VoIP servers are the target of hackers using Digium Phone Software

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The unusual activity is said to have commenced in mid-December 2021 and targets Asterisk, a widely used software implementation of a private branch exchange (PBX) that runs on the open-source Elastix Unified Communications Server. Unit 42 said the intrusions share similarities with the INJ3CTOR3 campaign that Israeli cybersecurity firm Check Point disclosed in November 2020, alluding to the possibility that they could be a “resurgence” of the previous attacks.

A web shell was dropped on the servers of VoIP phones running Digium’s software as part of an attack operation meant to exfiltrate data by downloading and running additional payloads. In a report released on Friday, Palo Alto Networks Unit 42 stated that the malware “instals multilayer obfuscated PHP backdoors to the web server’s file system, downloads new payloads for execution, and schedules recurrent tasks to re-infect the host machine.”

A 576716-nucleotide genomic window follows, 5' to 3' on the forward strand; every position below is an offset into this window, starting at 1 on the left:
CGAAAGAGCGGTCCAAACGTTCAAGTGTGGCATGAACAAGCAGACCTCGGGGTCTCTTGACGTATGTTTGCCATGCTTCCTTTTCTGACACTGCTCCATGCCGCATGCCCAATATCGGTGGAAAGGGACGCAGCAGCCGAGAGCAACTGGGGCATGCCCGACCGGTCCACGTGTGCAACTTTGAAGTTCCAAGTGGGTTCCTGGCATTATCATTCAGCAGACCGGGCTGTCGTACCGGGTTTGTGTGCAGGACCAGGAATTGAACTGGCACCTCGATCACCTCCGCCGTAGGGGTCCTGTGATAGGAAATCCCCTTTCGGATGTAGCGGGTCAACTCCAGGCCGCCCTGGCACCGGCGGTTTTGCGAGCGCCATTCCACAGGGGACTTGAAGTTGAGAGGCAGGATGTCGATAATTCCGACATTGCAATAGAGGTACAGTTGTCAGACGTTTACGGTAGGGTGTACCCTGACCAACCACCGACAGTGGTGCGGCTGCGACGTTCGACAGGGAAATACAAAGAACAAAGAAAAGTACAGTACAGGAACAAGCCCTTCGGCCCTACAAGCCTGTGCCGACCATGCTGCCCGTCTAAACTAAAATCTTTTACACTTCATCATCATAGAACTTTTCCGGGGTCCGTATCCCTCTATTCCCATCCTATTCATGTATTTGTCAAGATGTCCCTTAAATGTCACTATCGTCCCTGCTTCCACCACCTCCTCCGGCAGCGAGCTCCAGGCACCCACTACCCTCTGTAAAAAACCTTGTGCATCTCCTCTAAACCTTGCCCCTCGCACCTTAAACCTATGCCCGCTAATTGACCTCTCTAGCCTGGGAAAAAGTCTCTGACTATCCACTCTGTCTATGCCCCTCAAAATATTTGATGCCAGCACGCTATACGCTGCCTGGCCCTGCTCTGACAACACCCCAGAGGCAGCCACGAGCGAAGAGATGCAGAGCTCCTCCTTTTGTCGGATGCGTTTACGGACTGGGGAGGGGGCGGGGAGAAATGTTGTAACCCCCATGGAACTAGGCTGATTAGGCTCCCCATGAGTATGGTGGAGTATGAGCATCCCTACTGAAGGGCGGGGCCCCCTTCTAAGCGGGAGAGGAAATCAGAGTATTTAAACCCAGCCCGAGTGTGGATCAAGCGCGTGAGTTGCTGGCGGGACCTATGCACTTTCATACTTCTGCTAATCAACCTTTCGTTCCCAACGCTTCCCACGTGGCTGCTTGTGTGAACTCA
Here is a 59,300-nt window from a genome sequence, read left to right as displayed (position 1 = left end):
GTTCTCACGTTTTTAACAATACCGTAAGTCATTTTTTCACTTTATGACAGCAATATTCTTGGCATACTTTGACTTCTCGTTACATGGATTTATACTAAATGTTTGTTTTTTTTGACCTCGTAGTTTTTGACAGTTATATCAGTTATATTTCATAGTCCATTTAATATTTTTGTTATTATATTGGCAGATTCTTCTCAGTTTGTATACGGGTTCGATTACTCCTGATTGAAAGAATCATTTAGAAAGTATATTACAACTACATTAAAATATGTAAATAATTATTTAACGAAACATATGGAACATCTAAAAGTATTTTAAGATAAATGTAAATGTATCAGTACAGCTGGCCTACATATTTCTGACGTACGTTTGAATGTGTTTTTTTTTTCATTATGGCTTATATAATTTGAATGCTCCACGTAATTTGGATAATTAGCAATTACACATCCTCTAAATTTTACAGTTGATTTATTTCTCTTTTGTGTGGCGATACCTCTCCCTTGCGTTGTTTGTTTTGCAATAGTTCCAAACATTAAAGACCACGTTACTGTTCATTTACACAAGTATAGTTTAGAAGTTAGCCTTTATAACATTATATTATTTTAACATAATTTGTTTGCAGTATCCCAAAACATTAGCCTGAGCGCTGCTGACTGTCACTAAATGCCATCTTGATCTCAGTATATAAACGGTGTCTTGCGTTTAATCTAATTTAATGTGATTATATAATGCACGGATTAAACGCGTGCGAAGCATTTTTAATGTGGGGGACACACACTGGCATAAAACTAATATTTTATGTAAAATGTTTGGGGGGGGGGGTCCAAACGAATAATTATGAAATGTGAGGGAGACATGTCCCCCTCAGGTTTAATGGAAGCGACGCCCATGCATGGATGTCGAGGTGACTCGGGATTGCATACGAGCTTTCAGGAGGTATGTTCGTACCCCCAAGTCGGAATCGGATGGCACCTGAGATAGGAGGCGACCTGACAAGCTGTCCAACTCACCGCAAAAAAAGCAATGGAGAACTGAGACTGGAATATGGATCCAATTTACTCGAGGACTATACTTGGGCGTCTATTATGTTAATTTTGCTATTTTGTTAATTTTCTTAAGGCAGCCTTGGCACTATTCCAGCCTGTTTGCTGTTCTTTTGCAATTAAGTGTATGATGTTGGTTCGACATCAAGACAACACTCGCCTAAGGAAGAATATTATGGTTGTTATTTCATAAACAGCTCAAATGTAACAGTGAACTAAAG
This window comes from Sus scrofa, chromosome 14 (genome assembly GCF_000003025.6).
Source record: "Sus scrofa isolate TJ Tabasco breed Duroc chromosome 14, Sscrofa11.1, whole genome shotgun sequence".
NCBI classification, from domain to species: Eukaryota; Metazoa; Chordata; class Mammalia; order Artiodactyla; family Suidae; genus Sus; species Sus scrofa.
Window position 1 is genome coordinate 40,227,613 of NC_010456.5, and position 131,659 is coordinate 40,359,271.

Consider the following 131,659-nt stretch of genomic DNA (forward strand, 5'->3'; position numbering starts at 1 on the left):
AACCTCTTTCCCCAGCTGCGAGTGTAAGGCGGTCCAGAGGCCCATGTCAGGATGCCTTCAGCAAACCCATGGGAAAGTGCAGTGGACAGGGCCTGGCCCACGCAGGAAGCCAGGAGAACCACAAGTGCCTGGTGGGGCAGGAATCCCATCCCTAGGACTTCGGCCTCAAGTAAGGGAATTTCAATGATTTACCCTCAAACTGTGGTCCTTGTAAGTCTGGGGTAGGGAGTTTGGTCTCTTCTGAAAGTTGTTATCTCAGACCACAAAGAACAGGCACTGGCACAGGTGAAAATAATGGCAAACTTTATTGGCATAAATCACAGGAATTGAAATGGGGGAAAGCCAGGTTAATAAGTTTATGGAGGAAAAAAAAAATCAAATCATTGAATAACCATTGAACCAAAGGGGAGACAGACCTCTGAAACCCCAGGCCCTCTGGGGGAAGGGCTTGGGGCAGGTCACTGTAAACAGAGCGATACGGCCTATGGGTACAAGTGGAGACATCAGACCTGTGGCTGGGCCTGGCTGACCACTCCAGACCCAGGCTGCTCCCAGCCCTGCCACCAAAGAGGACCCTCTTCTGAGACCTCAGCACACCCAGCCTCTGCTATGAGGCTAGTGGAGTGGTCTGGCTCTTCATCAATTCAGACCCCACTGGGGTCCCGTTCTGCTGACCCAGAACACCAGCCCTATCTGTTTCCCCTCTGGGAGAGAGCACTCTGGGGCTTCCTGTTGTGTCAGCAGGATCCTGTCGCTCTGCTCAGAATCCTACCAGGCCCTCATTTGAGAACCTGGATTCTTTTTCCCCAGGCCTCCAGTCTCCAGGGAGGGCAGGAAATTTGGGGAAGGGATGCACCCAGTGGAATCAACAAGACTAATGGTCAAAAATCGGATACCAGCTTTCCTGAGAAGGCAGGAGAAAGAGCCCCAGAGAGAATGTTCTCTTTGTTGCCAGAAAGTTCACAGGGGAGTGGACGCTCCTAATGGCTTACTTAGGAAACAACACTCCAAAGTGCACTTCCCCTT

Highlights

  • It further creates a scheduled task that runs every minute and fetches a remote copy of the shell script from the attacker-controlled domain for execution. Besides taking measures to cover its tracks, the malware is also equipped to run arbitrary commands, ultimately allowing the hackers to take control of the system, steal information, while also maintaining a backdoor to the compromised hosts.

  • Coinciding with the sudden surge is the public disclosure in December 2021 of a now-patched remote code execution flaw in FreePBX, a web-based open source GUI that’s used to control and manage Asterisk. Tracked as CVE-2021-45461, the issue is rated 9.8 out of 10 for severity. The attacks commence with retrieving an initial dropper shell script from a remote server, which, in turn, is orchestrated to install the PHP web shell in different locations in the file system as well as create two root user accounts to maintain remote access.

“The strategy of implanting web shells in vulnerable servers is not a new tactic for malicious actors,” the researchers said, adding it’s a “common approach malware authors take to launch exploits or run commands remotely.” Found this article interesting? Follow THN on Facebook, Twitter  and LinkedIn to read more exclusive content we post.

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